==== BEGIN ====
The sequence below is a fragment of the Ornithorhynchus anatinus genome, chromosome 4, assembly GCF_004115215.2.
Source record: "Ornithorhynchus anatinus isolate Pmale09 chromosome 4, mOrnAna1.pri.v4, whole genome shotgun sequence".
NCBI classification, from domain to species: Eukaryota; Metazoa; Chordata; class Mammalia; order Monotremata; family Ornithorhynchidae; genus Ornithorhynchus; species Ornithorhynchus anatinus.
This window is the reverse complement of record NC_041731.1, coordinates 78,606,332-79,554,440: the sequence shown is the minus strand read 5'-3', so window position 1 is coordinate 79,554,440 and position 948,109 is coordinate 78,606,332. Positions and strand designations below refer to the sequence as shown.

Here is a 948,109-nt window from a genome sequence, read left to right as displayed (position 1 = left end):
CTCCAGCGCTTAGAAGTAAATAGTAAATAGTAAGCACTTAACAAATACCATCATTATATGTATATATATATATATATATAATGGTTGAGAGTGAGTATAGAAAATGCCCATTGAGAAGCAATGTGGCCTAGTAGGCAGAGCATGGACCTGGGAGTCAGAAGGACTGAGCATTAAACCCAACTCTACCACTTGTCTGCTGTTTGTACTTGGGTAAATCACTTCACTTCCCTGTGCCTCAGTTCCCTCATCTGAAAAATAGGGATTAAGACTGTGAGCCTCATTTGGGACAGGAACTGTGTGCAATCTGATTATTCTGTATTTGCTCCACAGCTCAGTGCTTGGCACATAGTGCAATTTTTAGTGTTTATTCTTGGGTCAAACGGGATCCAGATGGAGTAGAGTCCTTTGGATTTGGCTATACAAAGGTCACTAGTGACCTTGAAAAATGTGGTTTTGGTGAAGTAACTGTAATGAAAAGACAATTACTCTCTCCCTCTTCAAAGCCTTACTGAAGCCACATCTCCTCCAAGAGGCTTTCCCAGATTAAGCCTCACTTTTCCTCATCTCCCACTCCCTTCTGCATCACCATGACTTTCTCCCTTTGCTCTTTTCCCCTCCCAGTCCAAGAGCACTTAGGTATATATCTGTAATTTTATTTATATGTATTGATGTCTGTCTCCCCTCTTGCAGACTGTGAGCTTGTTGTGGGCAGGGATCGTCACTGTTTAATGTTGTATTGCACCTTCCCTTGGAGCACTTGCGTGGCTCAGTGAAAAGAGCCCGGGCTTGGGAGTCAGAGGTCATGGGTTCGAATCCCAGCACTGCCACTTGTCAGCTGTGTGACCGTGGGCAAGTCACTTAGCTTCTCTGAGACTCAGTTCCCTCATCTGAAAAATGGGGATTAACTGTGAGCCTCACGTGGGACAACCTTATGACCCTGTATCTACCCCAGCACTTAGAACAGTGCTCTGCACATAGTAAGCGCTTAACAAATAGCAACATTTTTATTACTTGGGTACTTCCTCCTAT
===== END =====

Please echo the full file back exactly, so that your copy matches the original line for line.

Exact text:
The sequence below is a fragment of the Ornithorhynchus anatinus genome, chromosome 4, assembly GCF_004115215.2.
Source record: "Ornithorhynchus anatinus isolate Pmale09 chromosome 4, mOrnAna1.pri.v4, whole genome shotgun sequence".
NCBI classification, from domain to species: Eukaryota; Metazoa; Chordata; class Mammalia; order Monotremata; family Ornithorhynchidae; genus Ornithorhynchus; species Ornithorhynchus anatinus.
This window is the reverse complement of record NC_041731.1, coordinates 78,606,332-79,554,440: the sequence shown is the minus strand read 5'-3', so window position 1 is coordinate 79,554,440 and position 948,109 is coordinate 78,606,332. Positions and strand designations below refer to the sequence as shown.

Here is a 948,109-nt window from a genome sequence, read left to right as displayed (position 1 = left end):
CTCCAGCGCTTAGAAGTAAATAGTAAATAGTAAGCACTTAACAAATACCATCATTATATGTATATATATATATATATATAATGGTTGAGAGTGAGTATAGAAAATGCCCATTGAGAAGCAATGTGGCCTAGTAGGCAGAGCATGGACCTGGGAGTCAGAAGGACTGAGCATTAAACCCAACTCTACCACTTGTCTGCTGTTTGTACTTGGGTAAATCACTTCACTTCCCTGTGCCTCAGTTCCCTCATCTGAAAAATAGGGATTAAGACTGTGAGCCTCATTTGGGACAGGAACTGTGTGCAATCTGATTATTCTGTATTTGCTCCACAGCTCAGTGCTTGGCACATAGTGCAATTTTTAGTGTTTATTCTTGGGTCAAACGGGATCCAGATGGAGTAGAGTCCTTTGGATTTGGCTATACAAAGGTCACTAGTGACCTTGAAAAATGTGGTTTTGGTGAAGTAACTGTAATGAAAAGACAATTACTCTCTCCCTCTTCAAAGCCTTACTGAAGCCACATCTCCTCCAAGAGGCTTTCCCAGATTAAGCCTCACTTTTCCTCATCTCCCACTCCCTTCTGCATCACCATGACTTTCTCCCTTTGCTCTTTTCCCCTCCCAGTCCAAGAGCACTTAGGTATATATCTGTAATTTTATTTATATGTATTGATGTCTGTCTCCCCTCTTGCAGACTGTGAGCTTGTTGTGGGCAGGGATCGTCACTGTTTAATGTTGTATTGCACCTTCCCTTGGAGCACTTGCGTGGCTCAGTGAAAAGAGCCCGGGCTTGGGAGTCAGAGGTCATGGGTTCGAATCCCAGCACTGCCACTTGTCAGCTGTGTGACCGTGGGCAAGTCACTTAGCTTCTCTGAGACTCAGTTCCCTCATCTGAAAAATGGGGATTAACTGTGAGCCTCACGTGGGACAACCTTATGACCCTGTATCTACCCCAGCACTTAGAACAGTGCTCTGCACATAGTAAGCGCTTAACAAATAGCAACATTTTTATTACTTGGGTACTTCCTCCTAT